[Linux-aus] tingilinde: monocultures

Leon Brooks leon at cyberknights.com.au
Sun Aug 24 09:53:01 UTC 2003


    This standardization has allowed for reductions in cost of
    hardware, perhaps in software (although that is debatable) and
    in training. Unfortunately it has turned our society into a
    computational monoculture with many critical elements of
    society - government, finance, police, fire, military,
    transportation, healthcare, etc etc being made vulnerable to
    the threats that monocultures face.

    Even if operating systems and applications packages were
    equally secure, the version that enjoys monopoly is inherently
    more vulnerable - studies in the biological world indicate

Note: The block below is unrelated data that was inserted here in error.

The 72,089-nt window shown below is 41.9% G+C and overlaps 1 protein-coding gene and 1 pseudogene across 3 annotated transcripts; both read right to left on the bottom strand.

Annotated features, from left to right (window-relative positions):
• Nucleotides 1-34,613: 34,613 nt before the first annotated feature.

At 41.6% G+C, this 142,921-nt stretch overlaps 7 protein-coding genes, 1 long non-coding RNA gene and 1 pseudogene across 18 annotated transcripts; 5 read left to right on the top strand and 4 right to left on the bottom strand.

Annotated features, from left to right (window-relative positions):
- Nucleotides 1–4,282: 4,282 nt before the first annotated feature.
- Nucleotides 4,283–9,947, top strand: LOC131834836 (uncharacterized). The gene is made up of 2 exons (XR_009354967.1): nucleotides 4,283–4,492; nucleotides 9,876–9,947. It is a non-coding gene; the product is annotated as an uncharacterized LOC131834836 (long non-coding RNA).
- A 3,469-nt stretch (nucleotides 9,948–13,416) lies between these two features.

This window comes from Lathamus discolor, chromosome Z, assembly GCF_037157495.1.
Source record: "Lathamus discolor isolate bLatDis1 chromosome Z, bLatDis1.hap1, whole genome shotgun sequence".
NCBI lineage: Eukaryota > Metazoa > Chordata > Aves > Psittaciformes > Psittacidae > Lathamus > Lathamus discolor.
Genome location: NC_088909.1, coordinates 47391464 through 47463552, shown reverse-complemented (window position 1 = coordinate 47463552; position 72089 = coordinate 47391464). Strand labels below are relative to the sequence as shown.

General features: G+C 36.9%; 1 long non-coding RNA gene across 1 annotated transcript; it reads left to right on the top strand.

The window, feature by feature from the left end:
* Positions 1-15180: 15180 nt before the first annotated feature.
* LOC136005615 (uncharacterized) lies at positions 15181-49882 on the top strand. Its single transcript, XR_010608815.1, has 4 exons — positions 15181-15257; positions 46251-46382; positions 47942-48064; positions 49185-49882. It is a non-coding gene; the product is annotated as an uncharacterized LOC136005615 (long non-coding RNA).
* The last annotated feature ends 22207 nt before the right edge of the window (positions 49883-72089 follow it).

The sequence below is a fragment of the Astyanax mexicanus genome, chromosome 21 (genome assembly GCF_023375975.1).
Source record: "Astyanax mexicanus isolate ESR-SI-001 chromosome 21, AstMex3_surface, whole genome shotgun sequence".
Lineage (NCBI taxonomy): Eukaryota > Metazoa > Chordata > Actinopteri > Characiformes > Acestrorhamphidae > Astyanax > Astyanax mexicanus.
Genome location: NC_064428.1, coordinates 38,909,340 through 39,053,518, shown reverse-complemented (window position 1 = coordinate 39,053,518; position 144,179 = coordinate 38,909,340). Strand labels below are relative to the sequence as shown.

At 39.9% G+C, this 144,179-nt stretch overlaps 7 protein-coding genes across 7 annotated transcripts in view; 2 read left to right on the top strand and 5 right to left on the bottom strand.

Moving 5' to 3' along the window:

that this vulnerability is non-linear -- a system that has 5%
    market penetration is much safer than a simple ratio (95/5)
    would suggest.


    If you are a home user or small organization with only a few
    computers, using something other than the dominant software
    and OS will give you enormous protection. If you have more
    machines and or a robustness requirement, you may wish to
    consider a mix of operating systems (nothing that the safest
    mix would exclude the dominant OS). Publicly held businesses
    should be required to show how diverse their infrastructures
    are (perhaps on their Form 10-Qs) and let investors decide
    where their investments should be made.

    This is not Microsoft bashing - if Linux or OS X were at the
    number one position, the same would apply to them. 

Cheers; Leon

http://cyberknights.com.au/     Modern tools; traditional dedication
http://plug.linux.org.au/       Committee Member, Perth Linux User Group
http://slpwa.asn.au/            Committee Member, Linux Professionals WA
http://linux.org.au/            Committee Member, Linux Australia

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